Regional pricing for fert program

Q1_Lawn1266

LawnSite Member
Location
N. Indiana
I'm new here, so this most likely has already been covered at some point. I worked for a company years ago, and we changed the pricing for the entire region for 50+ miles around. I was young and dumb at that point. We were told that we needed to beat any price given and we would hand out fliers with really good prices. Such as acre lots for $60 and $70 bucks. Granted this was still when $3 and $4 dollar bag Urea was still happening. We effected this market dramatically with 14K accounts at the time. We in the industry STILL feel this in this part of the area 25 years later. The prices are getting better but I feel they are still low.

My question is: What is your pricing say based on a 10k lawn per treatment? How about acre price?

I'd just like to get an idea of how badly the prices are still effected for this part of my region, purely out of curiosity.

Doug
 

SS Lawn Care

LawnSite Senior Member
Location
Broken Arrow, OK
Not sure about your region, but in the Tulsa area, minimum treatment prices are about $41. This is straight from the mouth of a few of the bigger companies in the area. $41 would be up to about 3000 to 3500 sq. ft. I also asked about acre prices, and we are sitting at $230-$240 per acre. Obviously solo operators can charge what they want, but to stay in business and grow a business, that's what the prices are looking like.
 

TPendagast

LawnSite Fanatic
Not sure about your region, but in the Tulsa area, minimum treatment prices are about $41. This is straight from the mouth of a few of the bigger companies in the area. $41 would be up to about 3000 to 3500 sq. ft. I also asked about acre prices, and we are sitting at $230-$240 per acre. Obviously solo operators can charge what they want, but to stay in business and grow a business, that's what the prices are looking like.
“Generally speaking” an acre will take 4-5 bags of fert , depending on product/rate.

Depending on how that product is applied (say ride on spreader) you can spread that material in an hour, figure in adding drive time and loading/unloading... and say you want $90an hour for the tech and machine.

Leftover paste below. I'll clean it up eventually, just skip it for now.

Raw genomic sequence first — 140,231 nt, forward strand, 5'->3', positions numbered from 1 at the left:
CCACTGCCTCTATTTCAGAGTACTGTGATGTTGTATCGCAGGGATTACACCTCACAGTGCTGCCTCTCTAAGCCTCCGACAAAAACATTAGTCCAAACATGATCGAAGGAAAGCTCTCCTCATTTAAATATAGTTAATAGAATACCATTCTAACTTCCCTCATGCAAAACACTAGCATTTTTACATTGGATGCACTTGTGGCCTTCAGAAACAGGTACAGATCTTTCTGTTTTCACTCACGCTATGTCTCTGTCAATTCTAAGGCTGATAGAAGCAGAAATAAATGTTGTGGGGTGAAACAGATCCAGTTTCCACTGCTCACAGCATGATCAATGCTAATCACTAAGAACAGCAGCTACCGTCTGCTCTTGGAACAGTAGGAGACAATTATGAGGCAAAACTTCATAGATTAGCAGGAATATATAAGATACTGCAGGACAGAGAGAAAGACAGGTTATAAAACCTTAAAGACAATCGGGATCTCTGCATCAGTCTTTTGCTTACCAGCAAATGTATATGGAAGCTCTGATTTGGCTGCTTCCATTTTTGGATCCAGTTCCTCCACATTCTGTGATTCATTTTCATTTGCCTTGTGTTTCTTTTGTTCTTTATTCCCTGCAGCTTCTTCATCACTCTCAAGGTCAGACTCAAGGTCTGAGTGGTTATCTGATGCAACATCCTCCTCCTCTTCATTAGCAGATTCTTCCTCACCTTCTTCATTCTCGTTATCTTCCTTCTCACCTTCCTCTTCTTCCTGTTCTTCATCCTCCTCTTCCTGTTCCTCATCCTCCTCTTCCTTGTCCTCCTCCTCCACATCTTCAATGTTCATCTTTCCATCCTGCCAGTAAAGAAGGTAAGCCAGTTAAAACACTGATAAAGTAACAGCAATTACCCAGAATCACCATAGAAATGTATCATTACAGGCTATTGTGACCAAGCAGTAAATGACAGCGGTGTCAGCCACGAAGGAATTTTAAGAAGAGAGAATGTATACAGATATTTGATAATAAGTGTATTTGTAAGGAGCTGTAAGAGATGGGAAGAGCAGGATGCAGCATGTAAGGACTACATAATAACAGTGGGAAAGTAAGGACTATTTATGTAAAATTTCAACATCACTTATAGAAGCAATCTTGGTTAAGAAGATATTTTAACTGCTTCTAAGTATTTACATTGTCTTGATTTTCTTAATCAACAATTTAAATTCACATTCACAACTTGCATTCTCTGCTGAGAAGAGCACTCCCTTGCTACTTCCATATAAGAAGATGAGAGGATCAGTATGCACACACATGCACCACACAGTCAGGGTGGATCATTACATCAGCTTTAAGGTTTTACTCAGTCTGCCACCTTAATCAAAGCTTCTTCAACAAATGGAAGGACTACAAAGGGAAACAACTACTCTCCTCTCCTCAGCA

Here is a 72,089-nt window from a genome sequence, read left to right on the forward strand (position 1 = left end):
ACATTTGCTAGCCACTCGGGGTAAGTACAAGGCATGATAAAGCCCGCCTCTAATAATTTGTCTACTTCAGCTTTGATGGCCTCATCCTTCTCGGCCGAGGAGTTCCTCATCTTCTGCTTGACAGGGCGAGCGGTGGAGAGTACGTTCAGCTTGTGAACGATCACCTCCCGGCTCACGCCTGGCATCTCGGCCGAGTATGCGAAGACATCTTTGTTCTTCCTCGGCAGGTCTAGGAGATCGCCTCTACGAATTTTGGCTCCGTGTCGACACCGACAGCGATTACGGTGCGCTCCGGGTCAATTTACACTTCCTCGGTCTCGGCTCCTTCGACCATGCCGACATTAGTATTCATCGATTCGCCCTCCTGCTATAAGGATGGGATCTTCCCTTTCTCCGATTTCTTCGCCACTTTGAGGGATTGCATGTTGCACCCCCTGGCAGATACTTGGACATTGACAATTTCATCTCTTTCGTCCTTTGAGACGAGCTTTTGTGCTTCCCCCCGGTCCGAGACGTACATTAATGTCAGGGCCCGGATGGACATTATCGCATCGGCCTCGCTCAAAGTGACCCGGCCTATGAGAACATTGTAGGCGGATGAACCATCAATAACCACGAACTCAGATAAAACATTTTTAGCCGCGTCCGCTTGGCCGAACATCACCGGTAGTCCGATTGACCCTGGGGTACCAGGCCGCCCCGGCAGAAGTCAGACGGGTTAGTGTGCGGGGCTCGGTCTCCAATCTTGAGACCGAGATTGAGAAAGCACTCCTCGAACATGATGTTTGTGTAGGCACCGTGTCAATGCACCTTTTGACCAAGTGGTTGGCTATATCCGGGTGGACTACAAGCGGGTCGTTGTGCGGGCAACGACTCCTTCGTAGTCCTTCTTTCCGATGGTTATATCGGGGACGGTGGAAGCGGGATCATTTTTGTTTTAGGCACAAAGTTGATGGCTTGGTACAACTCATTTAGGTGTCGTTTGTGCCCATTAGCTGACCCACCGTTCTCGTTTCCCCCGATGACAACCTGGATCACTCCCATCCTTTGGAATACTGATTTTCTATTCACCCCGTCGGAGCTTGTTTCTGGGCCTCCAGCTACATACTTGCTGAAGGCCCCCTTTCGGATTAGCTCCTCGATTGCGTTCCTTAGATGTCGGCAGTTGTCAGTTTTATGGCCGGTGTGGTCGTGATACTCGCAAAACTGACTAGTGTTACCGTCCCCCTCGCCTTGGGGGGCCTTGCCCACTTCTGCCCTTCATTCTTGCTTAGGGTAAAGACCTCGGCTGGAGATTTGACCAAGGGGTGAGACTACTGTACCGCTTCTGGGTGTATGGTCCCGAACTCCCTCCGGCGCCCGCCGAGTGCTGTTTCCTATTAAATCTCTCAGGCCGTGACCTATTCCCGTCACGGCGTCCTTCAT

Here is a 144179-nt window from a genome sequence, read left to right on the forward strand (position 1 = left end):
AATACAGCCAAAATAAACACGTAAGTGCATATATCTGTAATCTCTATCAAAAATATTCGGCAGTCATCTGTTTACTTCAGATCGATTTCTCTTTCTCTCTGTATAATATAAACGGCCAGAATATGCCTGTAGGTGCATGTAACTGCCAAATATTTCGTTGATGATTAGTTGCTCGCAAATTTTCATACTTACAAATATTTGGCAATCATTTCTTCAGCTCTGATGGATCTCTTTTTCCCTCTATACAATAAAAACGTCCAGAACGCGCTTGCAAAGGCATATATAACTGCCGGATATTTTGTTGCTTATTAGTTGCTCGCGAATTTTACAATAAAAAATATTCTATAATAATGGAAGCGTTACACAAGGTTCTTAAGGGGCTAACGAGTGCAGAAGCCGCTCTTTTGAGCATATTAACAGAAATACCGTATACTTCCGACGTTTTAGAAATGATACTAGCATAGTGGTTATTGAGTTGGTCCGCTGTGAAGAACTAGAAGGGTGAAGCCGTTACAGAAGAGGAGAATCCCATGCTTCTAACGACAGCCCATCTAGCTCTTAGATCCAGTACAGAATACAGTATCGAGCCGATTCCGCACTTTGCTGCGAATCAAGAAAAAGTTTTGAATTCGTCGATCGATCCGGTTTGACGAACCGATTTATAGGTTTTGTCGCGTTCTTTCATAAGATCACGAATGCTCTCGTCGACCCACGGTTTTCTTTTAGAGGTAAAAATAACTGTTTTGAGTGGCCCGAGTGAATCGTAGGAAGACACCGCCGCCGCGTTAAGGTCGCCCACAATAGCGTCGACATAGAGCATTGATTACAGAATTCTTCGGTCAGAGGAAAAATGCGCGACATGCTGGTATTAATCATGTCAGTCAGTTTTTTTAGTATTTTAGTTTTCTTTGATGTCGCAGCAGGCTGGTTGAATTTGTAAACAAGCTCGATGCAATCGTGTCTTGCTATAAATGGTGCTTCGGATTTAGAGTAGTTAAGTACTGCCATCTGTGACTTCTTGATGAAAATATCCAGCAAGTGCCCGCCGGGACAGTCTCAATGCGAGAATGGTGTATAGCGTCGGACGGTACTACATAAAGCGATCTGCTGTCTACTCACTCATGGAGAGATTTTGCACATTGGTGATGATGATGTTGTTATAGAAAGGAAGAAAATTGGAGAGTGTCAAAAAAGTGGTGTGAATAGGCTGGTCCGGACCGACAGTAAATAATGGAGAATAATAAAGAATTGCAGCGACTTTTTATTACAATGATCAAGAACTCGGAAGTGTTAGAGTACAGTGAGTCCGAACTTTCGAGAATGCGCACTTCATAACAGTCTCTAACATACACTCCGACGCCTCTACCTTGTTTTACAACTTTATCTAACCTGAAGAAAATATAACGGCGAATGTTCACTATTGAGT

1.3 x 90
That’s $117 in labor
Bagged material is going to be similarly priced all over the nation being that it comes from more or less a few of the same sources —- rural areas will pay more for shipping
But let’s say $18/bag for material

18 x 1.50 (50% markup up on material) x 4.5 bags gives you $121.59 in material

$117 plus $121.59 is $238.59 per acre

why so much mark up on the material
1) 20% mark up on any material is standard
2) bags get wet, they tear, you don’t ever get accurate count by employees - so you need to recover what’s known as inventory shrinkage - basically unaccounted for material due to theft, damage or other loss.

if you have really good inventory control, covered box trucks etc you can charge a little Jess and be more competitive
But years of accounting/job costing will tell you where you are at with inventory shrinkage.

an acre is 43,560 square feet if you take $238.59 and divide it to a per square foot price (238.59/43560) you get .0055

if you use that (5.5 cents per sq foot) for a small property like 5,000 square feet you will get $27.50 for a price.

Remember our material price of 121.59? that’s for an acre or .0028 per square ft.
For 5,000 sq ft
That’s $14
Leaving only $13.50 for labor
At $90 an hour ($1.50 per minute)
That leaves you only 9.33 minutes to drive to the property
Unload the equipment
Perform the work
And reload the equipment.

impossible
You will lose money
So if you figure a Minimum 20 minute stop at 1.50 per minute that gives you $30 for labor , $14 for material so your minimum stop (5 K sq ft or smaller) is $44.00

hope that helps
 

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